The brainchild of Brooklyn-based Hunter Hunt-Hendrix, Liturgy came into being as her black metal solo project in 2005. Expanding to a four-piece in 2008, the band has released four albums and one EP, the most recent album, H.A.Q.Q., having been unleashed on the unsuspecting fan base on November 12, 2019.
And what an unleashing it was. Listening to the album is like balancing on a wobbly stool, trying to reach something on the top shelf, never quite getting there, but being very aware the entire time that you could fall. At certain points, it feels as though the album is about to self-destruct, contorting to the point of almost combustion. There’s an immense feeling of fragility, of vulnerability, but also hope and expectation, the painfully self-aware Hunt-Hendrix knowing that, without this vulnerability, she can’t grow.
Liturgy’s 2015 album, The Ark Work, was heavily centred around this mythology. On H.A.Q.Q., it becomes easier to take it or leave it, with the concept being more based in emotion, sexuality, and religion than intricate lore. Fans of Liturgy’s earlier work, like Renihilation, will be pleased to hear that H.A.Q.Q. definitely makes a conscious return to these roots, but it should come as no surprise that it still is firmly not a black metal record. “VIRGINITY” is easily the most ‘traditional’ black metal track on this album, and even that’s not saying much – all other songs should be listened to with a very open mind.
Tracks like “HAJJ”, “PASAQUALIA”, “GOD OF LOVE”, and “HAQQ” combine black metal influence with stuttering breakdown sections and digital glitching, melodic vocals reminiscent of Devin Townsend and Muse, and almost symphonic progressive elements. The inclusion of traditional Japanese wind instruments as well as glockenspiel, vibraphone, and strings add texture and interest; H.A.Q.Q. is, although occasionally assaulting, certainly never boring. If you let it, this album can become one hell of a ride, from the chaotic opener “HAJJ” to the extremely confronting, but at times pleasantly goosebump-inducing title track.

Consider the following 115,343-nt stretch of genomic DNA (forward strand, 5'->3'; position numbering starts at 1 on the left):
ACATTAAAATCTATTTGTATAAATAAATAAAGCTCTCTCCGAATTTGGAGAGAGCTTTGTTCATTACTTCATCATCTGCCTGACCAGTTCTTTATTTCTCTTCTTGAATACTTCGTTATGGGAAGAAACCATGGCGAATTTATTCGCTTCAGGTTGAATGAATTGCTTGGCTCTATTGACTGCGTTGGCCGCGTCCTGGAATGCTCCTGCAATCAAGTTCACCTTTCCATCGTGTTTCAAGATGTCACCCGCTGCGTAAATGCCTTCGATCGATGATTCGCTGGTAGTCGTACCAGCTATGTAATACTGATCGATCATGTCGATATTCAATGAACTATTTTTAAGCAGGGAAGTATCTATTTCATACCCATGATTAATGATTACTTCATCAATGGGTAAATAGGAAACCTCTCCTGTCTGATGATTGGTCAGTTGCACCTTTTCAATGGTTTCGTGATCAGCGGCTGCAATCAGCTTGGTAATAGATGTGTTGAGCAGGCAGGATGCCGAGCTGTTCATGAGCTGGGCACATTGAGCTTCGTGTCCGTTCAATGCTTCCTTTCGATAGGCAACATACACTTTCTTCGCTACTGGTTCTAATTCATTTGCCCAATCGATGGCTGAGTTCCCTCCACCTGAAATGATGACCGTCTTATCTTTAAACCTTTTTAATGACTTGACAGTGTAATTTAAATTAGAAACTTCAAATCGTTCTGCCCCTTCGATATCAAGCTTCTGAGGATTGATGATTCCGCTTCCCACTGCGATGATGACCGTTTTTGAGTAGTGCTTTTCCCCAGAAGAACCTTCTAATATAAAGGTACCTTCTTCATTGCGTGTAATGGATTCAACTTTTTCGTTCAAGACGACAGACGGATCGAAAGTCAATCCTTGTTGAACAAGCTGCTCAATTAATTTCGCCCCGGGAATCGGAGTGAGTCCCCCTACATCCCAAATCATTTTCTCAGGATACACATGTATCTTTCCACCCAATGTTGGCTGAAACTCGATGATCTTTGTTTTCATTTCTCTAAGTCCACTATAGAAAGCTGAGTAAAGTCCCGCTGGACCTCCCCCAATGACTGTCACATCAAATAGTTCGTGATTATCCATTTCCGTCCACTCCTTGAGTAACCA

When she’s not reaching for things just beyond her grasp, Hunt-Hendrix is only one thing: angry. From her delightfully tortured screams in the opening track, “HAJJ”, to her furious vocal delivery at the climax of “HAQQ”, the anger never disappears, merely slumbers, becoming unnerving, anxious noises in quieter tracks such as “EXACO II” and “EXACO III”, and raw black metal fury at the beginning of “VIRGINITY”. It often feels as though the music itself is secondary to the emotion contained within it.
H.A.Q.Q. is the logical next step from The Ark Work, using musical ideas from Liturgy’s earlier work and twisting them into a new beast altogether – this amazing, diverse, unnerving, at times pretentious, but strangely fascinating album. Listeners who allow themselves to submit to the chaos that comes from the beauty and anger will not regret it – this album is truly an exploration of human emotion, and what it means to be vulnerable, and hopeful.